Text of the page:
Concerning workplace violence in health care settingsSHB 1931(Leavitt)Modifies the health care workplace prevention plans, requires an annual review of incidents and the development and implementation of the prevention plan every three years. Requires health care settings to provide violence prevention training to employees, volunteers and contracted security personnel.
Implementing the recommendations of the pesticide application safety work groupSSB 5550 (Saldana)Implements two noteworthy recommendations of the pesticide safety work group required by 2018 legislation (ESSB 6529) -- expanding training because the Department of Agriculture (DOA) lacks sufficient resources, and establishing a new pesticide application safety panel by: (1) establishing a pesticide application safety committee, co-chaired by the secretaries of the Departments of Health (DOH) and of Agriculture or their designees, and including 9 other specified government officials; (2) requiring the committee to meet by 9/30/19 and at least three times per year, and submit annual reports through 2025; (3) creating an advisory work group appointed by secretaries of DOH and DOA (and including representatives of DOA, farmworkers, migrant health centers, toxicologists, growers, and pesticide applicators) to collect information and make recommendations to the committee on topics requiring unique expertise and perspectives, meeting at the committee's request; (4) directing the committee to (a) prioritize exploring how DOA, DOH, and Labor and Industries (L&I) collect and track data and (b) also consider the feasibility and requirements of developing a shared database, including DOH's existing tools to better display multi-agency data. (5) The committee may also evaluate and make policy options for 16 other specified purposes relating to pesticide application safety.
Exempting certain existing ambulatory surgical facilities from certificate of needEHB 1777 (Cody)An ambulatory surgical facility in existence and operated prior to January 19, 2018 and meeting certain criteria is exempt from the certificate of need requirement if it was previously determined to be exempt by the Dept of Health (DOH) or was a single-specialty endoscopy center in existence prior to January 14, 2003, when the DOH determined that endoscopy procedures were surgeries for purposes of certificates of need. The exemption continues regardless of future changes of ownership, corporate structure, or affiliation of the group practice, as long as the use of the facility remains limited to physicians in the group practice.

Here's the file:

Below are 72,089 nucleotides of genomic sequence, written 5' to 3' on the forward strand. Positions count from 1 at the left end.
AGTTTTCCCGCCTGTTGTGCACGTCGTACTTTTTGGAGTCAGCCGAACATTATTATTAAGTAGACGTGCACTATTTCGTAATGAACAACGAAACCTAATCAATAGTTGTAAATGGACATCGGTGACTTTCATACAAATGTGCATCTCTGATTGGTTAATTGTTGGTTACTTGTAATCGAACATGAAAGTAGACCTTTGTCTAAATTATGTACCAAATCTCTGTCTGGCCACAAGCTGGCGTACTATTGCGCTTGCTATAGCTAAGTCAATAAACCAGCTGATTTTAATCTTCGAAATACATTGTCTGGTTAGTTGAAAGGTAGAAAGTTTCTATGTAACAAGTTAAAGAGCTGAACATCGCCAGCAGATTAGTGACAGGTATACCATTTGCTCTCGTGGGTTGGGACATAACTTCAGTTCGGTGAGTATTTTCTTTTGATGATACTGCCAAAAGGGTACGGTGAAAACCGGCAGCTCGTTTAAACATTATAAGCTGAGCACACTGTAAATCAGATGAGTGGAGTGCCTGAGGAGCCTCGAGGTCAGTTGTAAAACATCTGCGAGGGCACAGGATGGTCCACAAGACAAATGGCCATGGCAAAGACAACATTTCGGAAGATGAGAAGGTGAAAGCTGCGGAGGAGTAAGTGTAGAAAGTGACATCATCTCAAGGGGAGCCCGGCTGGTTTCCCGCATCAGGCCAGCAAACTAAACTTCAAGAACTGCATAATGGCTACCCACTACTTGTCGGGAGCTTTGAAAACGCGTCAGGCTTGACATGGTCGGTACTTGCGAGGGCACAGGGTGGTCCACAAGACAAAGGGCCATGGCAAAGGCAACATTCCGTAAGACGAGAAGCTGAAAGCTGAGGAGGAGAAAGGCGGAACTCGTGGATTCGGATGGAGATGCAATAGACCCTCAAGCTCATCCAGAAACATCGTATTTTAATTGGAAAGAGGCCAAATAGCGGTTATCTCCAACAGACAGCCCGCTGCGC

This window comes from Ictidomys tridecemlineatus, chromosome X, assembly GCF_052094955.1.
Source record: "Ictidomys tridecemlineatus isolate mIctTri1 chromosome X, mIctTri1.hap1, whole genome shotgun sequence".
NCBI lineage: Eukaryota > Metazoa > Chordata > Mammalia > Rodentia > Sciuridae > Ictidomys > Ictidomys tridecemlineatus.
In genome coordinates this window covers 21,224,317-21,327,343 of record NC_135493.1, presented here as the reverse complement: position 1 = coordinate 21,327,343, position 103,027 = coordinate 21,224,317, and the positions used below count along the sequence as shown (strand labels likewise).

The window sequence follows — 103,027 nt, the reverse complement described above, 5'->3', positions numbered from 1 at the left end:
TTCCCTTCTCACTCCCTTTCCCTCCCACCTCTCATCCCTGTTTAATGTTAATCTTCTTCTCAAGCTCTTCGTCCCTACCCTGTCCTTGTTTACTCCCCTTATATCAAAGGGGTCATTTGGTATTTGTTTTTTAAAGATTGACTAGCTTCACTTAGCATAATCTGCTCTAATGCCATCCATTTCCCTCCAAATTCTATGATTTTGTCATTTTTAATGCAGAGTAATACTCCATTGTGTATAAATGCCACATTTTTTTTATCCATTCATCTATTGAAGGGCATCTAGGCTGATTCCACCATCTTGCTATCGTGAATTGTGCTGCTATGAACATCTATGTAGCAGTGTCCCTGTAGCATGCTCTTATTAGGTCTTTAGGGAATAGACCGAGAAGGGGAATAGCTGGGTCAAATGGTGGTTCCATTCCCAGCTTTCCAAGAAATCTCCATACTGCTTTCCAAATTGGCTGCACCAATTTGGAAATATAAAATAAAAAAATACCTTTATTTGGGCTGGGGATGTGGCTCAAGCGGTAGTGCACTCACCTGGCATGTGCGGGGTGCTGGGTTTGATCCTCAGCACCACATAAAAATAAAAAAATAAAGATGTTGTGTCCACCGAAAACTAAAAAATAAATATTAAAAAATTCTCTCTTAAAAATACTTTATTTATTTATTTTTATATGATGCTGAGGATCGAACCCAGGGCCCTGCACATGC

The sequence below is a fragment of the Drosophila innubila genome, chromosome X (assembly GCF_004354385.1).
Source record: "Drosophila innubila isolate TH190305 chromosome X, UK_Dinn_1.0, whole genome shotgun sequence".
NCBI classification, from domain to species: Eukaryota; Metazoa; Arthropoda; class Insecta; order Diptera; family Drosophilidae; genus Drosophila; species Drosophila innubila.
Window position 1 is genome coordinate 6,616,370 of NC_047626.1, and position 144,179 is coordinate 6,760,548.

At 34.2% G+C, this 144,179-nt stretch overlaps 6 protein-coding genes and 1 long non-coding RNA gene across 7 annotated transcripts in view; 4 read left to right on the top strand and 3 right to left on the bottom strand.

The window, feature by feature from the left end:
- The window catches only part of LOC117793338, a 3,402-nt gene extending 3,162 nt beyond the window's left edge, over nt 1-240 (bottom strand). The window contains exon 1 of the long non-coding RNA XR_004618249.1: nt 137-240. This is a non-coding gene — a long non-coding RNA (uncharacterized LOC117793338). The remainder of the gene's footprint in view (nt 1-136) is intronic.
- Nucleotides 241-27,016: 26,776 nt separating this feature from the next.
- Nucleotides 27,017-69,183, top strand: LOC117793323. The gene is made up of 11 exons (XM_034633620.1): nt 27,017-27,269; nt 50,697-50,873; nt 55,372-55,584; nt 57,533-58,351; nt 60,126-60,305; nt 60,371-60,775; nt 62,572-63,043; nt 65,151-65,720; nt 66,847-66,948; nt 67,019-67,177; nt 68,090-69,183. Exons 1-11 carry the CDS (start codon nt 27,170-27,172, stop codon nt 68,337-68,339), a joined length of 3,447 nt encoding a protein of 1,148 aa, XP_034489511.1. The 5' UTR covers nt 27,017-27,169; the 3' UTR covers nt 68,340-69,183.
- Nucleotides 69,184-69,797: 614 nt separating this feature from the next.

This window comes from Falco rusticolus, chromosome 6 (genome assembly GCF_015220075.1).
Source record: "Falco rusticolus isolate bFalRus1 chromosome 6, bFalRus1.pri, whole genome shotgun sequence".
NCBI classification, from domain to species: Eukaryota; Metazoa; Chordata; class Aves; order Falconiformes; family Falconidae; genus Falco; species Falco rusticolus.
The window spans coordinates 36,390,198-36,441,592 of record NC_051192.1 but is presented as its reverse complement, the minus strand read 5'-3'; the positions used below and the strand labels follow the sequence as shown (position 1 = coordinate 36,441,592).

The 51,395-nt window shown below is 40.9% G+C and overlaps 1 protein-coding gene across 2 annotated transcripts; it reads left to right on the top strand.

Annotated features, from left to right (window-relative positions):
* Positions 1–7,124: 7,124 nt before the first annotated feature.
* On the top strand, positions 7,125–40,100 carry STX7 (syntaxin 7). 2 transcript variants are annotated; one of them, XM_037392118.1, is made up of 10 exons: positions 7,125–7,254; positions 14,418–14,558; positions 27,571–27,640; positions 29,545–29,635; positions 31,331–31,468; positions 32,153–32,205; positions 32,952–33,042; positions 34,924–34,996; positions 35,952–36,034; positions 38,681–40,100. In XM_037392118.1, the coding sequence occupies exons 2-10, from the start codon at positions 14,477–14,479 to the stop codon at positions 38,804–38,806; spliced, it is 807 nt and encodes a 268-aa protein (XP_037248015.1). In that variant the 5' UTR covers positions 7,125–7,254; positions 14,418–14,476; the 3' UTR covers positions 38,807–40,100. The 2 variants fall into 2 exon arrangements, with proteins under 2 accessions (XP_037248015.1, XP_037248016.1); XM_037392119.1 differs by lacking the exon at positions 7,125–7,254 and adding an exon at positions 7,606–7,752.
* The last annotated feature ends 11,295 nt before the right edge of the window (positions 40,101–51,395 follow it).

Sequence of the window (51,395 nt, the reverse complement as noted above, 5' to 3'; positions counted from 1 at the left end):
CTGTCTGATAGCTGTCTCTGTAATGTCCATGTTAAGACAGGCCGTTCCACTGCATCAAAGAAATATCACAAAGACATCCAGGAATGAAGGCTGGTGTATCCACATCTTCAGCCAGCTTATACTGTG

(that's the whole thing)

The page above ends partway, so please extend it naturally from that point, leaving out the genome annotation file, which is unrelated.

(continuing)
Concerning psychiatric payments under medical assistance programs for certain rural hospitalsHB 1534 (Dufault)Requires an increase in the per-diem payments made to rural psychiatric hospitals that meet certain requirements to ensure continued services, without specifying the amount.
Concerning health care provider and health care facility whistleblower protectionsSHB 1049 (Macri)Expands the definition of "whistleblower" to include a health care provider or a medical care staff at a health care facility. Provides a civil remedy to nonemployee whistleblowers who have been subject to retaliatory action. Establishes standards for the sanction process against medical staff.
Concerning the integration of international medical graduates into Washington's health care delivery system2SSB 5846 (Saldana)Establishes the international medical graduates work group. Requires membership representing 15 prescribed stakeholders. Directs group to (a) develop strategies to reduce barriers for international graduates in obtaining pre-residency training and residencies in WA, (b) recommend the number, location, and specialties of residencies to be designated for international graduates, (c) recommend post-residency service requirements for international graduates who complete residencies; and (d) submit its report to Governor and Legislature by 12/1/19.
Notifying purchasers of hearing instruments about uses and benefits of telecoil and bluetooth technology.ESB 5210 (Palumbo)Requires people who dispense hearing instruments to notify prospective purchasers of the uses, benefits, and limitations of current hearing technology, as defined by the Department of Health in rule. Requires the Office of the Deaf and Hard of Hearing to develop educational materials on the subject. Does not provide a private right of action.
Authorization of health care decisions by an individual or authorized personEHB 1175 (Kilduff)Adds to the statutory categories of surrogate decision-makers who may give informed consent to health care for an adult who is incapacitated or incompetent. Adds grandchildren, nieces/nephews, aunts and uncles who are "familiar with the patient." Also adds other adults with certain relationship requirements and who show these are met with a declaration, with criminal penalty for false statements. Allows health care providers to rely on the declaration but does not require them to do so, and provides immunity to providers relying on the declaration. No surrogate decision-maker can exercise rights of an incapacitated person under the Death with Dignity Act. Allows an adult to execute a health care directive (regarding withholding or withdrawal of life sustaining treatment) by signing and acknowledging the directive before a notary public or other individual authorized by law to take acknowledgments, as an alternative to signing in the presence of witnesses.
Concerning insurance communications confidentialitySSB 5889 (Dhingra)Places limitations on carrier communications for newly defined class of "sensitive health care services" that includes reproductive and behavioral health care services when obtained by a "protected individual," defined as adult dependent enrollees and minors seeking care that does not require the consent of a parent or guardian pursuant to existing state and federal law.